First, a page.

In relation to being molded he explained that “some are like soft playdoh that can be molded but he was like dry playdoh and the more you try to make it a different shape the more it will break and crumble. He was like a stone that would break because it was being hit by a hammer to make a different shape”

This comment triggered feelings of sadness because I remember how when he attended a Specialist provision that’s exactly what it was like, watching him crumble as they tried to make his behaviour socially acceptable to his local community, the same local community that continues to isolate him.

This resulted in school refusal and from that point things began to change and I often see and hear from other parents a very similar story. Over the last 15 months my son has accomplished so much. At first he attended climbing sessions and gymnastics only but over time you could see the difference, through picking and choosing his ow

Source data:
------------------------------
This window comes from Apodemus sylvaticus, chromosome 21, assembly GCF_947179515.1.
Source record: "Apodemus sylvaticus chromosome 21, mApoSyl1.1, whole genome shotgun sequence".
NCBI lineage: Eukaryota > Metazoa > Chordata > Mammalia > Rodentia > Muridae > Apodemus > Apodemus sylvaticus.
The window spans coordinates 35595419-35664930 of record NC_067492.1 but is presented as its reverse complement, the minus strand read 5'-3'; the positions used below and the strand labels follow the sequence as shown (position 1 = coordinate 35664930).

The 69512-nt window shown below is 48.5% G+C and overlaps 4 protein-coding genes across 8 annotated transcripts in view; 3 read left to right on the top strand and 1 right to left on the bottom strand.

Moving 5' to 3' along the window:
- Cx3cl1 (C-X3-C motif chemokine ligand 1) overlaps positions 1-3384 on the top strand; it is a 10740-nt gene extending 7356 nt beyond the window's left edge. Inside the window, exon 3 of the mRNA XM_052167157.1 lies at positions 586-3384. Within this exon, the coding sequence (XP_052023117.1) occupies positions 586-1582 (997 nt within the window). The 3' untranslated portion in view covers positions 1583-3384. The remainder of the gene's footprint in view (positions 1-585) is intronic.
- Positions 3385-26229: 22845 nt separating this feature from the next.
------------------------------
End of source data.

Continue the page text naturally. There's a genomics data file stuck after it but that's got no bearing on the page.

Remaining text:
n personal challenges, his confidence grew as he overcame each one. It didn’t stop others being unkind to him but he kept trying. He gave up when one trainer rigid in his approach which triggered strong anxiety.

Possibly the old adage of I have worked with children with disabilities for years so therefore ….. He didn’t listen to my son and what he needed nor what would help him.

I see this often where professionals who are used to working a certain way find a child challenging, a child who challenges their methodology, to be socially acceptable and if not punished and corrected.

The view often held seems to be that they require too much time, effort, patience and resources but the one size fits all methodology doesn’t work.  Children are their own best ambassadors if we just take the time to listen to them. 

However, some young lady coaches in his gymnastics club he attends have done the opposite. Lucy teaches him in a Home Education group and he thrives, she listens, recognises his struggles, encourages him, she is flexible and gentle but firm when needed. She has shown him she believes in him too.